- The ECFA has not been able to expand beyond the initial list after Taiwan’s mass student protest in March last year.
CNA | 29 June 2015
Further delays in Taiwan-China trade deal could affect Taiwan’s future: Officials
Progress of China’s preferential trade deal with Taiwan has been held up after its service trade pact was stalled by the island’s divided parliament. Officials warn that further delays could have a devastating effect on Taiwan’s economic future.
By Victoria Jen, Channel NewsAsia’s Taiwan Correspondent
TAIPEI: Monday (Jun 29) marks the fifth anniversary of the signing of the Economic Cooperation Framework Agreement (ECFA) between China and Taiwan that aims to reduce tariffs and commercial barriers between the two sides.
However, progress of China’s preferential trade deal with Taiwan has been held up after its service trade pact was stalled by the island’s divided parliament. Officials warn that further delays could have a devastating effect on Taiwan’s economic future.
The signing of ECFA in 2010 was a historical moment for cross-strait development and has bolstered cross-strait trade. For instance, bicycle shipments to China soared more than tenfold since 2010, to nearly 140,000 units last year.
Other duty free products under the initial list, which covers 6% of the island’s export items, have also enjoyed greater growth in the mainland.
"From 2011 to 2014, we can see our export items to China on the early harvest list in the past 4 years had grown an average of over 8% a year. Items that are not on the list had only increased by more than 1%," said Mainland Affairs Council Deputy Minister Steve Lin.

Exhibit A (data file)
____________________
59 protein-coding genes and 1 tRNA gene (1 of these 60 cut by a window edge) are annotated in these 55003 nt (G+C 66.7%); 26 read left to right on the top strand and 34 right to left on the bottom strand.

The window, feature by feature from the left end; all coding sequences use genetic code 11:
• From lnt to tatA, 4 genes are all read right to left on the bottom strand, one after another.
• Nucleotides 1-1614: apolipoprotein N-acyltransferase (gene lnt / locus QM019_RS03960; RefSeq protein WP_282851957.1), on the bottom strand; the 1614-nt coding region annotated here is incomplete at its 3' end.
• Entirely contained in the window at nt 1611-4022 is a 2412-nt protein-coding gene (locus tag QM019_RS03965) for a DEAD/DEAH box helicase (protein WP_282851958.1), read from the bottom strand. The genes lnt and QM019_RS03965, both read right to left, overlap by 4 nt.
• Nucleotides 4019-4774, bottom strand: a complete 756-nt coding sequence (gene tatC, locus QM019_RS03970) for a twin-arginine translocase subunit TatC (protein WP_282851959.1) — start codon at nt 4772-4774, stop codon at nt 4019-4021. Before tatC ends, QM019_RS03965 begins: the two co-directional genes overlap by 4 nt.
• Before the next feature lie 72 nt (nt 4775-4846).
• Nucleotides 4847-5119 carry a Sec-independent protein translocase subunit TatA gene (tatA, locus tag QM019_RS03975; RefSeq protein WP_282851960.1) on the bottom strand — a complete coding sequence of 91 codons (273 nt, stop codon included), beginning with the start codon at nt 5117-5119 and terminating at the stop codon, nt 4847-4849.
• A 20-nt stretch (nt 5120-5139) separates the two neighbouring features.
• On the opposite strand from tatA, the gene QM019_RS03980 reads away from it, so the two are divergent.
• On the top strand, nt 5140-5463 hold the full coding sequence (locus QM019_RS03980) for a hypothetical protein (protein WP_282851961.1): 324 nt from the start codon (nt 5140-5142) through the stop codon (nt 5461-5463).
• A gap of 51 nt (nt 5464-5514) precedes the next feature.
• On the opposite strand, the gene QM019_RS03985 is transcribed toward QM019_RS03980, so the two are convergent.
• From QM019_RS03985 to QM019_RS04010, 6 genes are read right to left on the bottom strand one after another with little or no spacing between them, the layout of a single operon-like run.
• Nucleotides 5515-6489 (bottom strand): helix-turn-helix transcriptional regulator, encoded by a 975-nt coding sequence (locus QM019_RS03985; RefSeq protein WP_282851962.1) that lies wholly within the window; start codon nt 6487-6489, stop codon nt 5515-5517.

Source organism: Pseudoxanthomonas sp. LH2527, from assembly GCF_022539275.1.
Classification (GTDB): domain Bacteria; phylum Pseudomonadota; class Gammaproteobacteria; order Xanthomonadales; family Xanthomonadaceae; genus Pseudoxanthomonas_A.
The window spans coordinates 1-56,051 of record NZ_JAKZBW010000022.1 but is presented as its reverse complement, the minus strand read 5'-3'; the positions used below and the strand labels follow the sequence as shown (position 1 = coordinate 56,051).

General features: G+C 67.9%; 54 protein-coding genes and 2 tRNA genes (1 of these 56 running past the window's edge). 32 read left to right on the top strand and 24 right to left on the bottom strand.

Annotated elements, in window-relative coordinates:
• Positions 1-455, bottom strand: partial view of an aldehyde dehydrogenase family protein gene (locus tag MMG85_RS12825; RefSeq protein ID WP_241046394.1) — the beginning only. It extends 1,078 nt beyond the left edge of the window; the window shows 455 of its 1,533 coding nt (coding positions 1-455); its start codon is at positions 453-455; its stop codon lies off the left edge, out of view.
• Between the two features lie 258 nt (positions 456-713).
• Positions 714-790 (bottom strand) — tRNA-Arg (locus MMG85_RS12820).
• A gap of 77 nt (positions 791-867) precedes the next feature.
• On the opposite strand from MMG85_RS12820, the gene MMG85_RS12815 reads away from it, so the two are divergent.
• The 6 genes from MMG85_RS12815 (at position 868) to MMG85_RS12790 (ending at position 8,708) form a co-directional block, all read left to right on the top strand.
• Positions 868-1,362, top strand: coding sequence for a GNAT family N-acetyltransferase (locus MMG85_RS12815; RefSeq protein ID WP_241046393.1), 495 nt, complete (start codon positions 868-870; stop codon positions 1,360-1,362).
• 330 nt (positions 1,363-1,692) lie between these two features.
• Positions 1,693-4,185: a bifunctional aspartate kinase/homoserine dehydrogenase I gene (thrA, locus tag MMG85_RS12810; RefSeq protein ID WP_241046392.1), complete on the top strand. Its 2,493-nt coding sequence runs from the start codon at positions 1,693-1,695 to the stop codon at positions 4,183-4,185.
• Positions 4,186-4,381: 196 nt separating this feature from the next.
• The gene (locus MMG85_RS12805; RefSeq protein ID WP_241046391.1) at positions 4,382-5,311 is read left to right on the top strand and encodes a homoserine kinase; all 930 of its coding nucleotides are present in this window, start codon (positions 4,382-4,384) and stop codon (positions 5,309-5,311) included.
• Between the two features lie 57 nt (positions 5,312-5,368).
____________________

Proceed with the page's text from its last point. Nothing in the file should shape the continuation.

So far, statistics from the island’s foreign trade bureau showed that the deal has saved Taiwan US$2.4 billion on tariffs, ten times more than what China has saved. But ECFA has not been able to expand beyond the initial list after Taiwan’s mass student protest in March last year.
The rally against the services trade pact under ECFA has highlighted the growing unease among some Taiwanese towards closer ties with the mainland, despite the fact that the agreement is estimated to boost the island’s GDP by 1.5 percent if fully implemented.
Bureau of Foreign Trade Deputy Director David Hsu said: "When foreign firms and countries see such cross-strait exchange in place, they would view it as a positive development. Other countries would be encouraged to consider signing free trade agreements with Taiwan and companies would want to invest here."
Taiwan’s economy was already experiencing slower growth, with exports falling for four straight months to May. Officials warned that the island’s exports could suffer further as its biggest market China continues to build its own supply chain to reduce reliance on imports.
"If ECFA is fully implemented, some of the key components sold from Taiwan to China are duty-free; the mainland’s supply chain can be extended to Taiwan, which would be good for us. If not, Taiwan would be left out of China’s supply chain. It would have to pay tariffs, which could be really bad for the island," Steve Lin said.
Officials warned that further delays in the deal would also undermine Taiwan’s chances of joining the Regional Comprehensive Economic Partnership, in which China is a key member. This could further marginalise Taiwan, sparking an exodus of capital and talent.